Every year more than 350 million people in over 120 countries contact dengue fever, which can cause symptoms ranging from aching muscles and a skin rash to life-threatening haemorrhagic fever. Researchers have struggled to create effective vaccines against dengue virus, in part because four distinct serotypes of the virus cause dengue fever and a vaccine must immunize against all four individually. Attempts at using live dengue viruses to develop a dengue fever vaccine have often led to an imbalance in immunity to the four dengue serotypes. Previous infection with one serotype of dengue, or protection against just one serotype, can lead to more severe disease if a person contracts other serotypes, so it’s vital that vaccines are available that specifically target all four strains.
To create a new dengue virus vaccine researchers designed nanoparticles of various shapes and sizes. Each nanoparticle was studded with copies of DENV2-E protein, a key protein from serotype 2 of the virus. After immunization with the DENV2-E nanoparticles, mice had a specific antibody response to serotype 2 of the dengue virus, but not the other three serotypes. Compared to mice vaccinated with only the soluble DENV2-E proteins, the nanoparticle formulations led to a stronger immune response.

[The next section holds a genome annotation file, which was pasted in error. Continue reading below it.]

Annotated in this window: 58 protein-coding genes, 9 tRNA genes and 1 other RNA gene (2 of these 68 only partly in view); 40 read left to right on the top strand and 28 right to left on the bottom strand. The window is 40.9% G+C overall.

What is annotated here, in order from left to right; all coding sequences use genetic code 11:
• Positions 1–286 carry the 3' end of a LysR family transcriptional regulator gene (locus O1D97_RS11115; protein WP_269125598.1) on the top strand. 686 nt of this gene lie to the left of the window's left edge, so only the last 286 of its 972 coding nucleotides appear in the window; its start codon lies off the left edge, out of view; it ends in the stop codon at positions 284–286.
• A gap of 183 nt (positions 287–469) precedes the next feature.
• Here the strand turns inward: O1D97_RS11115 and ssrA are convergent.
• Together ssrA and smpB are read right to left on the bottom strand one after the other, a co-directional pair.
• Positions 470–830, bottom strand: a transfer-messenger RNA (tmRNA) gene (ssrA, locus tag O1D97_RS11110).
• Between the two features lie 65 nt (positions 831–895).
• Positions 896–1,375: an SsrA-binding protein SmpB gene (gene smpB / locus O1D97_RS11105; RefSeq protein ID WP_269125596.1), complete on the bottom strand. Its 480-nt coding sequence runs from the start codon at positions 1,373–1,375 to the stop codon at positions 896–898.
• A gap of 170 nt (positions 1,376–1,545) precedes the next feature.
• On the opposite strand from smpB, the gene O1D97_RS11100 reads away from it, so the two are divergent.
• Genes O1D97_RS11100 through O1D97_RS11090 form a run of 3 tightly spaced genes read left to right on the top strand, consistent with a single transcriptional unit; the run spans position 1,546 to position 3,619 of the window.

Clearly this enabling research is still a long way from an effective human vaccine against dengue fever. Future studies will be required to test whether the antibody levels prevent dengue infection as well as whether similar nanoparticles can be develop for all dengue serotypes. At the same time, it is difficult to imagine that the next few years will not bring a host of candidate vaccines based on nanoparticles.
Precisely Molded Nanoparticle Displaying DENV-E Proteins Induces Robust Serotype-Specific Neutralizing Antibody Responses. (2016) PLoS Negl Trop Dis 10(10): e0005071. doi: 10.1371/journal.pntd.0005071
Dengue virus (DENV) is the causative agent of dengue fever and dengue hemorrhagic fever. The virus is endemic in over 120 countries, causing over 350 million infections per year. Dengue vaccine development is challenging because of the need to induce simulta- neous protection against four antigenically distinct DENV serotypes and evidence that, under some conditions, vaccination can enhance disease due to specific immunity to the virus. While several live-attenuated tetravalent dengue virus vaccines display partial effi- cacy, it has been challenging to induce balanced protective immunity to all 4 serotypes. Instead of using whole-virus formulations, we are exploring the potentials for a particulate subunit vaccine, based on DENV E-protein displayed on nanoparticles that have been pre- cisely molded using Particle Replication in Non-wetting Template (PRINT) technology. Here we describe immunization studies with a DENV2-nanoparticle vaccine candidate. The ectodomain of DENV2-E protein was expressed as a secreted recombinant protein (sRecE), purified and adsorbed to poly (lactic-co-glycolic acid) (PLGA) nanoparticles of dif- ferent sizes and shape. We show that PRINT nanoparticle adsorbed sRecE without any adjuvant induces higher IgG titers and a more potent DENV2-specific neutralizing antibody response compared to the soluble sRecE protein alone. Antigen trafficking indicate that PRINT1 nanoparticle display of sRecE prolongs the bio-availability of the antigen in the draining lymph nodes by creating an antigen depot. Our results demonstrate that PRINT© nanoparticles are a promising platform for delivering subunit vaccines against flaviviruses such as dengue and Zika.